There are many ideas and misconceptions surrounding the field of Christian counseling. There is also quite a lot of controversy in the discipline’s past. Debates about the legitimacy of the practice and questions about what truly defines Christian counseling are still common today, even in spite of the number of theology students and pastors choosing to pursue it. At Colorado Theological Seminary, we understand how important it is to stay apprised of the issues surrounding Christian counseling. That’s why we are going to take a deeper look at the differences between Christian counseling and secular counseling.
Secular counseling varies from Christian counseling in a couple of fairly obvious ways. One of the primary differences is in the way one goes about receiving a degree or certification in secular counseling. Typically, secular counselors will pursue higher education and will achieve Masters and/or Doctorate degrees in order to practice psychology/psychiatry. These fields are grounded purely in secular tenets and ideologies. While some are open to religion in general, many will dismiss the idea of Christian counseling altogether. Another key difference is that secular counseling relies on the theories and ideas of other prominent thinkers in the field; individuals like Carl Jung and Sigmund Freud. The problem with this type of approach is that it focuses solely on the psychoanalytical, ignoring moral, ethical, and spiritual issues altogether.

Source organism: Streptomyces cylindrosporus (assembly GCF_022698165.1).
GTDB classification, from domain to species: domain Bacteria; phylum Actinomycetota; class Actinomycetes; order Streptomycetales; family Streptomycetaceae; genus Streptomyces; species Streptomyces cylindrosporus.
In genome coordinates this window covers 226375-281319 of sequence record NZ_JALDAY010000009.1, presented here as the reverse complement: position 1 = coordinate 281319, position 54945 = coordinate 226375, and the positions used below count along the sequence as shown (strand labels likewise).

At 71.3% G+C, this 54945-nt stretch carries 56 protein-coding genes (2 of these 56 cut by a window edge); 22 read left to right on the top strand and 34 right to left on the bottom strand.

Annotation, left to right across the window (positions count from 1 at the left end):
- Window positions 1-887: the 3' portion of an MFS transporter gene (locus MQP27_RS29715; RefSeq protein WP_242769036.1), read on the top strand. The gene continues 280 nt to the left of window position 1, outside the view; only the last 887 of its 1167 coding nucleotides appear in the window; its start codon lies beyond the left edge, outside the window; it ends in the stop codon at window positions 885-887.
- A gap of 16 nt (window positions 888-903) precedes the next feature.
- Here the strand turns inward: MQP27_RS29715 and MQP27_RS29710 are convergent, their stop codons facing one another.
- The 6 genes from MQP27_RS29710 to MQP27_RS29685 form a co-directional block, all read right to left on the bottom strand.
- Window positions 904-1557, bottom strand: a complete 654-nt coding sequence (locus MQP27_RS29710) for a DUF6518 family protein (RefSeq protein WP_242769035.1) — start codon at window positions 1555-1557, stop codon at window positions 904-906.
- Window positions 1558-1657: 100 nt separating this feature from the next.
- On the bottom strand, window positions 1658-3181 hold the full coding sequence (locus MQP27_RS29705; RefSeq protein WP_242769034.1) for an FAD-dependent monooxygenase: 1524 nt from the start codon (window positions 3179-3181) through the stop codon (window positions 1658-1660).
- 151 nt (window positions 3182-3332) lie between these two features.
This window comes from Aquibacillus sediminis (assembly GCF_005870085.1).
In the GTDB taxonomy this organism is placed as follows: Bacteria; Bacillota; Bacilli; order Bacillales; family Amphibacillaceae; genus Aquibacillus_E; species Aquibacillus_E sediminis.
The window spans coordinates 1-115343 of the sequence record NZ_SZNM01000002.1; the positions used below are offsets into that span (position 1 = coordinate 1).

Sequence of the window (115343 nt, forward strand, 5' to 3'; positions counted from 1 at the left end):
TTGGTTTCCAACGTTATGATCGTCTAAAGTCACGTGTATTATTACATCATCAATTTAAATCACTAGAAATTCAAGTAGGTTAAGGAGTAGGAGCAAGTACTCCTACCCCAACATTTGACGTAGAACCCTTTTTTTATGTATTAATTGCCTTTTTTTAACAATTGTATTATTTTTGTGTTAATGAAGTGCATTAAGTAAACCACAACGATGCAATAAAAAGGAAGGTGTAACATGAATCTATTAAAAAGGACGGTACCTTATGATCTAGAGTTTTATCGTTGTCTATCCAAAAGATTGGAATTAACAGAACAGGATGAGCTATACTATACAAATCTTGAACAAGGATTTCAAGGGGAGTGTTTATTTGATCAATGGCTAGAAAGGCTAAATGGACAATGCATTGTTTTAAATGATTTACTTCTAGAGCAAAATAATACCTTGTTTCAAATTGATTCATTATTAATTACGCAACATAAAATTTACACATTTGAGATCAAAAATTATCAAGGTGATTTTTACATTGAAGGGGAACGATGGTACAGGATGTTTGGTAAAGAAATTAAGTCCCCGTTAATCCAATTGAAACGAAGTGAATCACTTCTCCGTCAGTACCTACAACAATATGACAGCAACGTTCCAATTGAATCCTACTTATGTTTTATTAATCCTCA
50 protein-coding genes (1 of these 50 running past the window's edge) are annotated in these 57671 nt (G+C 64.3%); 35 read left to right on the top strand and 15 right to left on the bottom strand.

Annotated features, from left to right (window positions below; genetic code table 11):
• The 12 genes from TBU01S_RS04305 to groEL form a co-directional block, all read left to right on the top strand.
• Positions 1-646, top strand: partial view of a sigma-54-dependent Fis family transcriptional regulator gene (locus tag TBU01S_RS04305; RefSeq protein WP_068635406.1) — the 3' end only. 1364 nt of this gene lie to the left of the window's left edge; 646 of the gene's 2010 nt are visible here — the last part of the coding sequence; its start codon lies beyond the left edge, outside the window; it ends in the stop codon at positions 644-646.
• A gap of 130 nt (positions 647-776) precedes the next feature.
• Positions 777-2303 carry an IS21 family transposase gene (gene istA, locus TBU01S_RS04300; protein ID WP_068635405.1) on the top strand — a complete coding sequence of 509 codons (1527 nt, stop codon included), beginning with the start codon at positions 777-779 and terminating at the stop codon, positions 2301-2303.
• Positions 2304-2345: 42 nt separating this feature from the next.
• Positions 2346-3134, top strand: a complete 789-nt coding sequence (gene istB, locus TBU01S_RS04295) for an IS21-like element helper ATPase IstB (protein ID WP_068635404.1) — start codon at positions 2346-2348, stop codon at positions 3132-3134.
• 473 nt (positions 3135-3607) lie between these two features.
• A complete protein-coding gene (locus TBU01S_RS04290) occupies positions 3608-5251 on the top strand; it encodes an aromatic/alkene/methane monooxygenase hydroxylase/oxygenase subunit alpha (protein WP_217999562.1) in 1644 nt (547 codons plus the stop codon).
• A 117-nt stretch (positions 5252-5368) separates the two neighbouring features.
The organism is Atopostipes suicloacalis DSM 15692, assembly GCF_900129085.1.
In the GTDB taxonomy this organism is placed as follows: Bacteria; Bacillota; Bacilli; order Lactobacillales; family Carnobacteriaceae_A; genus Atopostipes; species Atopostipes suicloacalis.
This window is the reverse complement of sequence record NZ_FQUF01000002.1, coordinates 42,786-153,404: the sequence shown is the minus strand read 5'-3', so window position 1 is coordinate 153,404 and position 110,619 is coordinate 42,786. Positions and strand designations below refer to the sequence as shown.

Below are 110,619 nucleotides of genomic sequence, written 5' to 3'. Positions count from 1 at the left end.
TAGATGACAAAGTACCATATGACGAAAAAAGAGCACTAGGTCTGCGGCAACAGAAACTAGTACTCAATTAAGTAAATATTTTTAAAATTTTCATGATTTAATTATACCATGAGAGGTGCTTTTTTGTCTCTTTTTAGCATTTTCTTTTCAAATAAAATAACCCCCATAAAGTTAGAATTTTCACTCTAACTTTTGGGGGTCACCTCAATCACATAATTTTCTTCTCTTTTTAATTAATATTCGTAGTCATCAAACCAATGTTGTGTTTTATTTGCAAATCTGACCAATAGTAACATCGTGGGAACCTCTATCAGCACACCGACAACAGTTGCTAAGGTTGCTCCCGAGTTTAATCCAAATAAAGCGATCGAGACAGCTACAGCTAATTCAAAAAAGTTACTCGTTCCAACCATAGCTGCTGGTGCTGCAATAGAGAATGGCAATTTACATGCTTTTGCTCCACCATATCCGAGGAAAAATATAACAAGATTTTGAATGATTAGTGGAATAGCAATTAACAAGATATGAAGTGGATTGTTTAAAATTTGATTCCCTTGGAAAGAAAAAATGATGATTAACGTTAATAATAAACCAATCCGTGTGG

Christian counseling can be thought of as an umbrella term, covering both Integrated Christian Counseling, as well as Biblical Counseling. Let’s take a separate look at each approach.
Integrated Christian Counseling
Integrated Christian Counseling represents a “best of both worlds” approach, incorporating the scientific discoveries and theories of secular counseling and combining it with Biblical principles. This approach recognizes that there is value to be had in both methodologies, and applies principles from each to every patient and situation. There are detractors from both the purely secular and purely religious camps. Secular psychologists and psychiatrists (some, not all) argue that religion has no place in scientific and medical practices, while proponents of purely Biblical counseling argue that this approach does not actually incorporate Biblical knowledge or principles.
Biblical Christian Counseling
Pure Biblical Christian Counseling relies solely on the Word of God. Proponents of this path claim that Biblical Counseling is the most effective way to approach various issues because it relies on the Bible, God’s perfect plan for humanity. The argument goes that God created human beings and that His plan above all is perfect for our lives. Problems that we face on a daily basis all have their roots in sin, and the Bible teaches that there is only one cure for sin — salvation. All other theories and methods fall short of this solution.
No matter which camp you belong to, it is important to understand the differences and the issues surrounding your chosen field. As students of an online Christian seminary, we hope that you will continue to investigate and grow in your faith, in your education, and as a person in general. The more you know, the better prepared you will be to deal with issues and conflicts as they arise.
Contact Colorado Theological Seminary to learn more about our Christian counseling programs today!